By Isaac Bonnell
Birthdays and anniversaries have a way of sneaking up on you. The years fly by and the milestones pile up.
Sunday, June 20, was one such milestone for Chuck and Dee Robinson, who celebrated the 30th anniversary of opening Village Books. What was once merely a romantic impulse by two former teachers from Illinois has become one of this city’s most iconic businesses. And for the Robinsons, it has become their life and livelihood.
“We never imagined doing the same thing for 30 years,” Dee said.
When it opened in 1980 a few doors down from its current location, Village Books was a mere 1,500 square feet and the Robinsons were excited new business owners. Both 32 at the time, the couple had sold their house in Illinois and decided to travel the states in search of new careers.
Along the way, they became enamored with small, independent bookstores that they happened to visit on their journey. So they started asking store owners questions about the industry.
“What we heard most was that it wasn’t a great way to get rich, but it’s a great way to make a living,” Chuck said.
When they finally reached Bellingham, they knew that this was where they wanted to settle down and start their own bookstore.
The 1980s were boom years for independent bookstores and Village Books saw double-digit annual growth during the first few years. The store expanded after two years into the space now occupied by Pacific Chef. The Robinsons also started Paper Dreams that year to offer the kind of cards and stationery that most bookstores carry.
By 1988, the bookstore was a funky maze of spaces upstairs and down, “as most bookstores were at the time,” Chuck said. The Robinsons had survived the initial years of owning a small business and carved out a strong enough niche for themselves to survive the coming years of mega bookstores and Internet sales.
As the years went on, the Robinsons wanted a space that felt all their own and wasn’t so disjointed. They bought the corner property on 11th Street and Mill Avenue and drew up plans for a mixed-use building.
After some initial trouble getting financing, the Robinsons sold the project to Ebenal General Construction, which finished the building in 2004. When Village Books moved in, the Robinsons also bought one of the two upstairs condos so they could live above the store — just as they had always dreamed about doing.
A changing industry
As the couple sat and reminisced last month, they both acknowledged that the book-selling industry they started in 30 years ago will never be the same.
“We knew technology would change the industry,” Dee said, adding that they got their first point-of-sale system in 1985. “It’s hard to imagine running a bookstore now without a computer.”
When Internet sales became possible in the mid-1990s, the Robinsons jumped at the opportunity.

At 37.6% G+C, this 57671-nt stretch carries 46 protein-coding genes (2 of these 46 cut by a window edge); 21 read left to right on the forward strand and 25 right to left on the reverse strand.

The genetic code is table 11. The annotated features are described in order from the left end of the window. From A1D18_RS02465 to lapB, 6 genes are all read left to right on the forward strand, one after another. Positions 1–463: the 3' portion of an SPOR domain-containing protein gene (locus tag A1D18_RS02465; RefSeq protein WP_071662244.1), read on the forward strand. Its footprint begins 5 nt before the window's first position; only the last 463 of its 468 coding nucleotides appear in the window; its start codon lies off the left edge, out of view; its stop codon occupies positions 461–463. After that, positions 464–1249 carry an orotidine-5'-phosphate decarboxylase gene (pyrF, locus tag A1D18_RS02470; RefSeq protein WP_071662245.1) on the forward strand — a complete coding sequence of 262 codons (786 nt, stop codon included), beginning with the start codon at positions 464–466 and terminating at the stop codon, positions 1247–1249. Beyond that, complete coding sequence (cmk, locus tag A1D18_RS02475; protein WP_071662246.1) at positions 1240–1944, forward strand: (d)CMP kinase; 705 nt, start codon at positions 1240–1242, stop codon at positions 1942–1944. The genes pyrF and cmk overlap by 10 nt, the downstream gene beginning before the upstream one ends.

“We were selling books online as early as anyone, right around the time Amazon came online,” Chuck said. “We understood then that the Internet would be a part of our business.”
While Village Books doesn’t sell nearly as many books online as Amazon.com, the Internet has changed the bookstore in a different way. Last year, the Robinsons purchased an Espresso Book Machine that has access to more than 3 million books online and can print a book and a cover in minutes.
Rather than waiting to order a hard-to-find title or track down a book that is out of print, Village Books can print them whenever a customer wants.
“There’s no reason that a book has to go out of print anymore,” Dee said.
As the publishing industry has seen ever more consolidation, Chuck sees the Espresso Book Machine as a way to build self-publishing into a viable way to break into the market. Thus far, the store has worked with 25 authors to self-publish their books.
Village Books has also published five books of its own, most recently a memoir by Chuck Robinson called “It Takes a Village Books.” In the first two weeks that it was on the shelves, it outsold a book by Stieg Larsson that is on the New York Times best-seller list. But Chuck doesn’t have delusions of grandeur about his book.
“What I expect will happen is we’ll keep it on the shelves and we’ll print a book when we need a book and sell maybe five books a year,” he said.
The next stage
The last 30 years have been more exciting than either of the Robinsons said they could have imagined when they started the book store. They have met four presidents, many famous authors and important publishers, not to mention a cadre of other independent bookstore owners.
But at age 62, Chuck and Dee are starting to think about retirement and about what will happen to Village Books when they’re gone.
“There’s a sense of responsibility now. It’s more than just a business,” Chuck said.
“It’s a little daunting,” Dee added. “We hope that the store has a life beyond us.”
But before that happens, there are a lot more books to read, new technology to figure out and a lot more memories to make.